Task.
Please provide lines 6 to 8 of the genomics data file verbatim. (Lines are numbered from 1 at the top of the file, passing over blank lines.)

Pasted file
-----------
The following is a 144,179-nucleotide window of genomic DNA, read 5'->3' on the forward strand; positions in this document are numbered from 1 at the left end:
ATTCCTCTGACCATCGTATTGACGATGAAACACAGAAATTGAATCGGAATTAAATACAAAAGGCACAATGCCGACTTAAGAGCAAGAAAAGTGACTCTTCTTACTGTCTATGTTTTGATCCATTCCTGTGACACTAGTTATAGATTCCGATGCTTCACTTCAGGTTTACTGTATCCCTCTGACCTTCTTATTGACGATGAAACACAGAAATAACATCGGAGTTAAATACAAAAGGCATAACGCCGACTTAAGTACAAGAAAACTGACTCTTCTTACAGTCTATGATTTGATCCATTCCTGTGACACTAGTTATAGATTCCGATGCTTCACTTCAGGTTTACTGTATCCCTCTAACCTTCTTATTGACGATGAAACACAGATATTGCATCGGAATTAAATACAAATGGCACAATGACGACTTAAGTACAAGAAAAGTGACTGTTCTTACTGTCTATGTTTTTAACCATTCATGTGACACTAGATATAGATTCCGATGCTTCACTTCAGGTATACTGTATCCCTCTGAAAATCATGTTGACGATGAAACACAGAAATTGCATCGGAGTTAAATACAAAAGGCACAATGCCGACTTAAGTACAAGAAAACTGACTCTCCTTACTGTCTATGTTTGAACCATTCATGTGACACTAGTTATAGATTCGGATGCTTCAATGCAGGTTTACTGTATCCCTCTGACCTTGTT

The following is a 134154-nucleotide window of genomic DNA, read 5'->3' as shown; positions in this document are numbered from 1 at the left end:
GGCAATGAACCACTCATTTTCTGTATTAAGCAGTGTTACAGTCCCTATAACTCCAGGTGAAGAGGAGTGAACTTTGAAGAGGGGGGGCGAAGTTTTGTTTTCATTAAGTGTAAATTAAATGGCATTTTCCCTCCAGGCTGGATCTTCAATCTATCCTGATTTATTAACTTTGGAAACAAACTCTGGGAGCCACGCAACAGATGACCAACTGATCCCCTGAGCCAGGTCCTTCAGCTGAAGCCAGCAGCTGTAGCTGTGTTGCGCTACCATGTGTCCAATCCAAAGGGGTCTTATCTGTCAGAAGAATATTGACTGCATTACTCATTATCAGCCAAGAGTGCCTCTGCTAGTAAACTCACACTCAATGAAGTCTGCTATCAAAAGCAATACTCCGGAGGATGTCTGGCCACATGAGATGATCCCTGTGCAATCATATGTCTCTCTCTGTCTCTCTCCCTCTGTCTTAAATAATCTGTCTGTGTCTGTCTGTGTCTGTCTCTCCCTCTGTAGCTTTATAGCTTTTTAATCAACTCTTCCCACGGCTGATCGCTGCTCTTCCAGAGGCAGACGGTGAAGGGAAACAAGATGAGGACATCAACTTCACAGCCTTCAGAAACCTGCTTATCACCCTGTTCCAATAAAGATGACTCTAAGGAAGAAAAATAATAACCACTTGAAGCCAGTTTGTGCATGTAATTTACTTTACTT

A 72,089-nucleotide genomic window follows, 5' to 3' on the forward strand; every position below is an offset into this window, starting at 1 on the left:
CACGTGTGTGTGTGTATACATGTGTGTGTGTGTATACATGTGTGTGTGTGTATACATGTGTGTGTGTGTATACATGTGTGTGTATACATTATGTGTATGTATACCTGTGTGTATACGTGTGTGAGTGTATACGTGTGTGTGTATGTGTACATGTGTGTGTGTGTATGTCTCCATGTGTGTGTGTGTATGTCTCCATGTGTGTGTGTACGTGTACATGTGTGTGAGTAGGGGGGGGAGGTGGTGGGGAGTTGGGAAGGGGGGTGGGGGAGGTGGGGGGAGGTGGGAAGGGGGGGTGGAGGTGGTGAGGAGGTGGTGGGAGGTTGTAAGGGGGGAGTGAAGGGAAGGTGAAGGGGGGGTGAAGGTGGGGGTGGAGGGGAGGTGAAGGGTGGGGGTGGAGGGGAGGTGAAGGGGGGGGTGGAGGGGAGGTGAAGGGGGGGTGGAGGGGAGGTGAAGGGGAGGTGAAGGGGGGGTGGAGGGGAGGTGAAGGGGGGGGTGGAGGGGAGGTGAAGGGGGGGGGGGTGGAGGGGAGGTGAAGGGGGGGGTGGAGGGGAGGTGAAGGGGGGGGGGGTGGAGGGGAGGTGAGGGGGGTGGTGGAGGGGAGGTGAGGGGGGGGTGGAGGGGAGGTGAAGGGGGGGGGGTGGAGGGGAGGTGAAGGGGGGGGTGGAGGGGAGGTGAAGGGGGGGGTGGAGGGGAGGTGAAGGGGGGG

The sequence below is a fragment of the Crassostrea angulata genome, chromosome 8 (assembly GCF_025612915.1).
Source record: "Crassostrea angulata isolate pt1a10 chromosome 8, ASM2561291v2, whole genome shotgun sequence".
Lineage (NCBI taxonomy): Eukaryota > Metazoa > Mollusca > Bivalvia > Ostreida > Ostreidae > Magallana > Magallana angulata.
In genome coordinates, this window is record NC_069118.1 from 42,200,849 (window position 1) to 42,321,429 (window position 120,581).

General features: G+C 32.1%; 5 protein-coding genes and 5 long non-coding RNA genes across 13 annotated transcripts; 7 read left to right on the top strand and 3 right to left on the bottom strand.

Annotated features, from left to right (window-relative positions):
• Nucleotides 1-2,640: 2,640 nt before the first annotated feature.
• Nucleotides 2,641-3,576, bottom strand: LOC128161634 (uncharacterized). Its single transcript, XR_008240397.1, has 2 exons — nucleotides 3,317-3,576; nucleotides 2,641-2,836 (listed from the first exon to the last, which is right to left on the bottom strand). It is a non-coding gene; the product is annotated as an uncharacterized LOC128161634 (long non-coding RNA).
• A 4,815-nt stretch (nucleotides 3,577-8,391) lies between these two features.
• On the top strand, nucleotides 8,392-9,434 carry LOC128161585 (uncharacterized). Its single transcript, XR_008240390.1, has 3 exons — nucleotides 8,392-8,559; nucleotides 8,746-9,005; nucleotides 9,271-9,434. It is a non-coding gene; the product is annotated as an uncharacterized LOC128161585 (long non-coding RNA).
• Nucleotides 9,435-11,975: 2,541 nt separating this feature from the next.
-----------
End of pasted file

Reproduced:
CACGTGTGTGTGTGTATACATGTGTGTGTGTGTATACATGTGTGTGTGTGTATACATGTGTGTGTGTGTATACATGTGTGTGTATACATTATGTGTATGTATACCTGTGTGTATACGTGTGTGAGTGTATACGTGTGTGTGTATGTGTACATGTGTGTGTGTGTATGTCTCCATGTGTGTGTGTGTATGTCTCCATGTGTGTGTGTACGTGTACATGTGTGTGAGTAGGGGGGGGAGGTGGTGGGGAGTTGGGAAGGGGGGTGGGGGAGGTGGGGGGAGGTGGGAAGGGGGGGTGGAGGTGGTGAGGAGGTGGTGGGAGGTTGTAAGGGGGGAGTGAAGGGAAGGTGAAGGGGGGGTGAAGGTGGGGGTGGAGGGGAGGTGAAGGGTGGGGGTGGAGGGGAGGTGAAGGGGGGGGTGGAGGGGAGGTGAAGGGGGGGTGGAGGGGAGGTGAAGGGGAGGTGAAGGGGGGGTGGAGGGGAGGTGAAGGGGGGGGTGGAGGGGAGGTGAAGGGGGGGGGGGTGGAGGGGAGGTGAAGGGGGGGGTGGAGGGGAGGTGAAGGGGGGGGGGGTGGAGGGGAGGTGAGGGGGGTGGTGGAGGGGAGGTGAGGGGGGGGTGGAGGGGAGGTGAAGGGGGGGGGGTGGAGGGGAGGTGAAGGGGGGGGTGGAGGGGAGGTGAAGGGGGGGGTGGAGGGGAGGTGAAGGGGGGG

The sequence below is a fragment of the Crassostrea angulata genome, chromosome 8 (assembly GCF_025612915.1).
Source record: "Crassostrea angulata isolate pt1a10 chromosome 8, ASM2561291v2, whole genome shotgun sequence".